By Laura McGregor (Product Marketing Manager, SepSolve Analytical Ltd)
30 May 2019
In April we hosted a one-day seminar, titled As Easy as GC×GC, at our facility in Offenbach, Germany. Over 30 delegates from all over Europe came to hear a number of distinguished speakers discuss their work in the field of GC×GC, in which a variety of interesting application areas were covered, such as food and beverage aroma, mineral oil saturated/aromatic hydrocarbons (MOSH/MOAH) and petrochemical fingerprinting. To start the day, SepSolve’s Anthony Buchanan went through the fundamentals of GC×GC, covering advances such as the latest developments in flow modulation.
The next speaker was Chiara Cordero from Turin University, Italy, who gave a thought-provoking presentation on the study of complex food volatiles – or “volatilome”.
She demonstrated how GC×GC adds additional insight over and above the data produced by conventional GC–MS analyses. When coupled to a time-of-flight (TOF) mass spectrometer (BenchTOF-Select) with Tandem Ionisation (simultaneous hard- and soft-ionisation) she explained that even further layers of information emerge, especially for isomeric compounds.
Prof. Cordero went on to illustrate how the hard and soft ionisation data streams can be processed as independent or summed signals in order to provide unparalleled insight into the complex cocoa volatilome.
Maximilian Jennerwein, from ASG Analytik-Service Gesellschaft MbH, Germany, gave a presentation on petrochemical fingerprinting – “Fuel analysis by GC×GC: Separation, detection and data evaluation aspects”.
Max explained that whilst GC×GC is an established technique in the petrochemical industry, it is nevertheless still evolving, and an example he cited was the use of flow-modulated methodology for routine analyses.
The takeaway message from Max’s lecture was that ‘one size doesn’t fit all’ and it’s important to have flexibility in GC×GC hardware and software to cover a range of detectors. To exemplify this, Max showed data generated using FID, TOF MS and VUV.
David Mannion, from Teagasc Food Research Centre, Ireland, gave an engaging talk full of examples of recent food and drink applications produced by the team at Teagasc – everything from milk and whiskey to beef and fruit volatiles. Interestingly, David showed how GC×GC was able to resolve complex milk volatiles to show differences attributed to changes in bovine diet.
David discussed where his research is taking him. He believes that GC×GC will provide greater insight into the results from sensory tests (such as GC-Olfactometry) to uncover exactly what compounds are responsible for noted aroma traits.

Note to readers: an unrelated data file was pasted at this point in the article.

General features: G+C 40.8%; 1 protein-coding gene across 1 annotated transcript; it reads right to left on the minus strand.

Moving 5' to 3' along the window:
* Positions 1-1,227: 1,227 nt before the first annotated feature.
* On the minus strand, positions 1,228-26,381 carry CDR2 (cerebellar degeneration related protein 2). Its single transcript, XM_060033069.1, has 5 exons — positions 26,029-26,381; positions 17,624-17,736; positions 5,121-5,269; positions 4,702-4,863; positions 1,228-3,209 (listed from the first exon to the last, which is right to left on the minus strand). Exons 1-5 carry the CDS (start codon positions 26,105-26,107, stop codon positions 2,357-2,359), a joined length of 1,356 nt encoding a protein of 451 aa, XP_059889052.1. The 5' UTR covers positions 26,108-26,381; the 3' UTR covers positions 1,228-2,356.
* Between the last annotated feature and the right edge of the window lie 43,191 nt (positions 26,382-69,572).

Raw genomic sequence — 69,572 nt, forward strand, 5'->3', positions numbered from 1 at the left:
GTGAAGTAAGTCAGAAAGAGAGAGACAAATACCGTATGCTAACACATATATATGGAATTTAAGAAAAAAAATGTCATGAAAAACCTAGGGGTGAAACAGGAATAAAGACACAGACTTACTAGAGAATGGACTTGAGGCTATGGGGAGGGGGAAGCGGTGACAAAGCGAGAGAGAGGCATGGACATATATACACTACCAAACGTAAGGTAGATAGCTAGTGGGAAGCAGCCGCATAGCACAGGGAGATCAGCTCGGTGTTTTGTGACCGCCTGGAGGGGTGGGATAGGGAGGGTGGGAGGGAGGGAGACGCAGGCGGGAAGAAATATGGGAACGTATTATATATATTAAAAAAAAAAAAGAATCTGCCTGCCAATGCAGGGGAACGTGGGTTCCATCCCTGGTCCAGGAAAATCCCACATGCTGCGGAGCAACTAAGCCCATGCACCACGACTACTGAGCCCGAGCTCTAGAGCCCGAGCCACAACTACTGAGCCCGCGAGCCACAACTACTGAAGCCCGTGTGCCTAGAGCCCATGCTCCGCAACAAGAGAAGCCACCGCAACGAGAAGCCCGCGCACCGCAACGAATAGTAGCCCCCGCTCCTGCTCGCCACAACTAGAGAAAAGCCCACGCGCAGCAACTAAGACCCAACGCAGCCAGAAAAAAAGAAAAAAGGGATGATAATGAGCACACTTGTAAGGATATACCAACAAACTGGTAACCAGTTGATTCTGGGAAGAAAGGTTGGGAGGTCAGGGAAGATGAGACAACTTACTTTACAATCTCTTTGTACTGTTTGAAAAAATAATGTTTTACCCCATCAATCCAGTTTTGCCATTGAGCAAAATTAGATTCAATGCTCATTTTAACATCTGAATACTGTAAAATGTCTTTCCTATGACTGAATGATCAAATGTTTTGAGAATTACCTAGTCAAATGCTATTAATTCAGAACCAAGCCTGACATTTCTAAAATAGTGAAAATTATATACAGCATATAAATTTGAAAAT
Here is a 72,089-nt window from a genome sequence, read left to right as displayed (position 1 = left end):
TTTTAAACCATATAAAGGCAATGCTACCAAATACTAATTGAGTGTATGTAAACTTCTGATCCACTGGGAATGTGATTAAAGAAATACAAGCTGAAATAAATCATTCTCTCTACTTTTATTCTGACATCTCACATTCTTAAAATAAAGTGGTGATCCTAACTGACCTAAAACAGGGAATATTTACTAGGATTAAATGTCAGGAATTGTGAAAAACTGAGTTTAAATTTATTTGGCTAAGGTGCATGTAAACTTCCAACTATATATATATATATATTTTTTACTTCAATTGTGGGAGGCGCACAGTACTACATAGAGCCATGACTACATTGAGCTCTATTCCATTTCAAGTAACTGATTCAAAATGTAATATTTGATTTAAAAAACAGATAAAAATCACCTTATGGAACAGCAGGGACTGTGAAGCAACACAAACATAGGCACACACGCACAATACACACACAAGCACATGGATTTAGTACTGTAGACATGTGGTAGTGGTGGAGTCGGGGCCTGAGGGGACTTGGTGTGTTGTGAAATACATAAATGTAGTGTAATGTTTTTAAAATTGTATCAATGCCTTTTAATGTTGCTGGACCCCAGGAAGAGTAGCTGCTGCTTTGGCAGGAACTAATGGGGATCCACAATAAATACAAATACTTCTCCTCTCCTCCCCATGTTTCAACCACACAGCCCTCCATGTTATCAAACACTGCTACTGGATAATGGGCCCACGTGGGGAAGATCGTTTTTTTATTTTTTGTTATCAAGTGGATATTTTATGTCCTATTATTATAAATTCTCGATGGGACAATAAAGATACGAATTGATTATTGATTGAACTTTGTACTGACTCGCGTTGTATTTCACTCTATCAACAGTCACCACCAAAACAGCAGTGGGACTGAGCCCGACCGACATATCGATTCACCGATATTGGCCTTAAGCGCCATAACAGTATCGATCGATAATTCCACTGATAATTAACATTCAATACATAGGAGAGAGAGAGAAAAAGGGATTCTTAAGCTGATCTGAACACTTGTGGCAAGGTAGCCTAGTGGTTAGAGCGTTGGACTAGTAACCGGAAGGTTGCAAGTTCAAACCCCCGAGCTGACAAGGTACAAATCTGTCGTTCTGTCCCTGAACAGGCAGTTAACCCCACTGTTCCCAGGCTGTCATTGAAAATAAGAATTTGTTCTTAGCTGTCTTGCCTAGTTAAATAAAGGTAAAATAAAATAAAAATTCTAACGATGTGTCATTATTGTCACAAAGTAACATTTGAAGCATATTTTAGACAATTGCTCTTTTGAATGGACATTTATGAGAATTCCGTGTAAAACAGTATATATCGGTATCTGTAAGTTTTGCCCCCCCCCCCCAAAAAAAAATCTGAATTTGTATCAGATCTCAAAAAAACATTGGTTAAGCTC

Joeri Vercammen, from Interscience BV, Netherlands, educated the delegates with his talk on the characterization of uncommon MOSH/MOAH fractions using GC×GC-TOF MS.
In this Joeri gave an overview of how GC×GC is used for improved characterisation of compounds which contaminate foodstuffs. Such compounds are mineral oil hydrocarbons in the food supply chain from product packaging, machinery lubricants and print ink.
Joeri explained that previous approaches to the analysis of MOSH/MOAH are both tedious and time-consuming, making them unsuitable for routine adoption. He described how the chemists at Interscience have developed a fully automated system to provide both on-line LC-GC for routine screening, and GC×GC-TOF MS for advanced characterisation, on a single platform.
For the final presentation of the day, I discussed how our own work at SepSolve has been pushing the boundaries of multi-hyphenation by using GC×GC-TOF MS/FID/SCD for aroma profiling
I described how complementary information on sample composition is provided by parallel detection using flame ionisation detection (FID), sulfur chemiluminescence detection (SCD) and time-of-flight mass spectrometry (TOF MS). I finished by giving an example of how off-odours in hops and beer, caused by sulfur compounds, can be targeted using the highly-specific SCD and identified by TOF MS.
The common theme, which was evident from all of the presentations, is that GC×GC provides new levels of information on sample composition with the result that, as an analytical technique, GC×GC is being routinely adopted for a range of applications across multiple industry sectors.
All the presenters have kindly made their presentations available.
Dr Laura McGregor has a background is in analytical forensic science, and her Ph.D. (at the University of Strathclyde, UK) focused on the chemical fingerprinting of environmental contamination using GC×GC−TOF MS. Following roles in application support and product marketing for Markes International’s TOF MS and software portfolios, she joined SepSolve in October 2017, where she oversees marketing activities across the full product range.